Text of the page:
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  1. Hm… reading your links, it looks like the sakaki gets rather tall for our yard, and wants moist, well-drained soil — which we don’t really have much of. We might want to try camellia instead? Let me check and see if it’s friendly to the local wildlife first, though, please.

    Thanks for the links! :)

  2. That’s because I spelled it wrong. It’s really sakaki, and is the plant usually used in Shinto. It’s not native; it’s Japanese. According to the gardening site I looked at, it should grow in our climate.


    According to this nursery, it should manage here:

    In Seattle they use camellia which is related but can handle a little freezing weather. would also be close enough, and it’s the bush tea is made from; we could dry leaves and make our own tea.

  3. Oh, sure, I’m aware the changes have to stay. Frankly, I’d like to see more bat- and bird-houses up in suburbia. I have no plans to cut down the jade plant, since it makes for great cover. Umm… what’s a salaki bush? Is it native? Google does not seem to recognize it? :)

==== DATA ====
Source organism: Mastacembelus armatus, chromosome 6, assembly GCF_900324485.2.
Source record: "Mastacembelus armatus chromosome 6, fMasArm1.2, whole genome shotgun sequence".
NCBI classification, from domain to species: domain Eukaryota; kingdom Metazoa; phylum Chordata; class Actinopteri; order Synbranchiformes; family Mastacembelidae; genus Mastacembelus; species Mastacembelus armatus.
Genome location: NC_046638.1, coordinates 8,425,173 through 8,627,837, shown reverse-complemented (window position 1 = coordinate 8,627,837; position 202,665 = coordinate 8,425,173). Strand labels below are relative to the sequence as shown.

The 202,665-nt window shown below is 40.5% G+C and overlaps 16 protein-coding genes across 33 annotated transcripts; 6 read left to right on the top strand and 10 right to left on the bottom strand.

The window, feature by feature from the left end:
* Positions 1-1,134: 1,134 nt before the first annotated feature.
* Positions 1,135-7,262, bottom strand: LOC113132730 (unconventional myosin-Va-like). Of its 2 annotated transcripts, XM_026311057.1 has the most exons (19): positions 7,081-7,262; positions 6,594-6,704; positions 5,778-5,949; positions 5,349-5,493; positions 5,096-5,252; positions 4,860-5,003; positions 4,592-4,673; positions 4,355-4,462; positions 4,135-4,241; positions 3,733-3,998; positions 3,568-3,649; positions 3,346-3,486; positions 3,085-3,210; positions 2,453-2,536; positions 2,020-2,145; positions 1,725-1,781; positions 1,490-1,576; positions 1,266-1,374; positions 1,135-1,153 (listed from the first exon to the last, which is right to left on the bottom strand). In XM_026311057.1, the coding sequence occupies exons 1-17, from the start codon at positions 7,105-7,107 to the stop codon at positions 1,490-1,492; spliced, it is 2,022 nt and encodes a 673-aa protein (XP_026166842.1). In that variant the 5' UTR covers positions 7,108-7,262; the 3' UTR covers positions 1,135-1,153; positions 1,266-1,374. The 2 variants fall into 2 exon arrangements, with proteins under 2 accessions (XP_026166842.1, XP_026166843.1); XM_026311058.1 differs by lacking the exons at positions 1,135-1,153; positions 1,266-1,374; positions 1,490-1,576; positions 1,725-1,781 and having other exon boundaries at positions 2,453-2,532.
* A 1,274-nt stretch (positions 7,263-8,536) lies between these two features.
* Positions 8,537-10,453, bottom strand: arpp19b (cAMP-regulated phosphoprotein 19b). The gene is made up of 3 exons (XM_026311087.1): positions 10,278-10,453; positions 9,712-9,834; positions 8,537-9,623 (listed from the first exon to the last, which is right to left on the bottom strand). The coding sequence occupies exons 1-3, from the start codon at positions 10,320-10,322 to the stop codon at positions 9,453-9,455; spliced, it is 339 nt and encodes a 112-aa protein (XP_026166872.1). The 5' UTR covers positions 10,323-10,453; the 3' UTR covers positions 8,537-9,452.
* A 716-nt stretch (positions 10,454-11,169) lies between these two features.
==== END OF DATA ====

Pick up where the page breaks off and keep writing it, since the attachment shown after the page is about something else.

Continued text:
4. I think we both just wanted to make sure you knew that any changes you make to the yard technically belong to the landlord. People don’t know.

    Some changes, obviously, stay when you leave but others are less obvious. Anything affixed to the building, for instance, should stay.

    Anyway, attention to the yard will be nice. I hope the giant jade plant manages to stay, too, or I’ll have to do something else about greens for the kamidana.

    I wonder if I could get a real salaki bush to grow.

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